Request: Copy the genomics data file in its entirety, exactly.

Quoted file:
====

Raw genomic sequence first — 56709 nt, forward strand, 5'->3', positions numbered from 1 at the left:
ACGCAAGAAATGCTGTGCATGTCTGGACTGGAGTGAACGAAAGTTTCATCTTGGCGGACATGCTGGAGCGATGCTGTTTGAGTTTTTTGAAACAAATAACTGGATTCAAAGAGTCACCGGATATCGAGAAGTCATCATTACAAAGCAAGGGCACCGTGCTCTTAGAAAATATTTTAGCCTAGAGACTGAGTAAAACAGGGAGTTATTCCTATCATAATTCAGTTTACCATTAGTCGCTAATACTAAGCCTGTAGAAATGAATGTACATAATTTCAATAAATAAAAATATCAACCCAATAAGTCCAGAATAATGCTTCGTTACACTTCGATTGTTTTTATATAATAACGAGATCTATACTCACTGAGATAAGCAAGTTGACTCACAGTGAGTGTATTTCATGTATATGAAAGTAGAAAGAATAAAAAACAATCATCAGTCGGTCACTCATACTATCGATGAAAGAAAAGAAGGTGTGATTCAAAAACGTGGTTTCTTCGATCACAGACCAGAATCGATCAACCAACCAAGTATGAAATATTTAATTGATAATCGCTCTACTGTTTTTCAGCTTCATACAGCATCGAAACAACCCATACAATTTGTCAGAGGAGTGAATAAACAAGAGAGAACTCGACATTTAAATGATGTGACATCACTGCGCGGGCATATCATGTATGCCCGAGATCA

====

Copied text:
Raw genomic sequence first — 56709 nt, forward strand, 5'->3', positions numbered from 1 at the left:
ACGCAAGAAATGCTGTGCATGTCTGGACTGGAGTGAACGAAAGTTTCATCTTGGCGGACATGCTGGAGCGATGCTGTTTGAGTTTTTTGAAACAAATAACTGGATTCAAAGAGTCACCGGATATCGAGAAGTCATCATTACAAAGCAAGGGCACCGTGCTCTTAGAAAATATTTTAGCCTAGAGACTGAGTAAAACAGGGAGTTATTCCTATCATAATTCAGTTTACCATTAGTCGCTAATACTAAGCCTGTAGAAATGAATGTACATAATTTCAATAAATAAAAATATCAACCCAATAAGTCCAGAATAATGCTTCGTTACACTTCGATTGTTTTTATATAATAACGAGATCTATACTCACTGAGATAAGCAAGTTGACTCACAGTGAGTGTATTTCATGTATATGAAAGTAGAAAGAATAAAAAACAATCATCAGTCGGTCACTCATACTATCGATGAAAGAAAAGAAGGTGTGATTCAAAAACGTGGTTTCTTCGATCACAGACCAGAATCGATCAACCAACCAAGTATGAAATATTTAATTGATAATCGCTCTACTGTTTTTCAGCTTCATACAGCATCGAAACAACCCATACAATTTGTCAGAGGAGTGAATAAACAAGAGAGAACTCGACATTTAAATGATGTGACATCACTGCGCGGGCATATCATGTATGCCCGAGATCA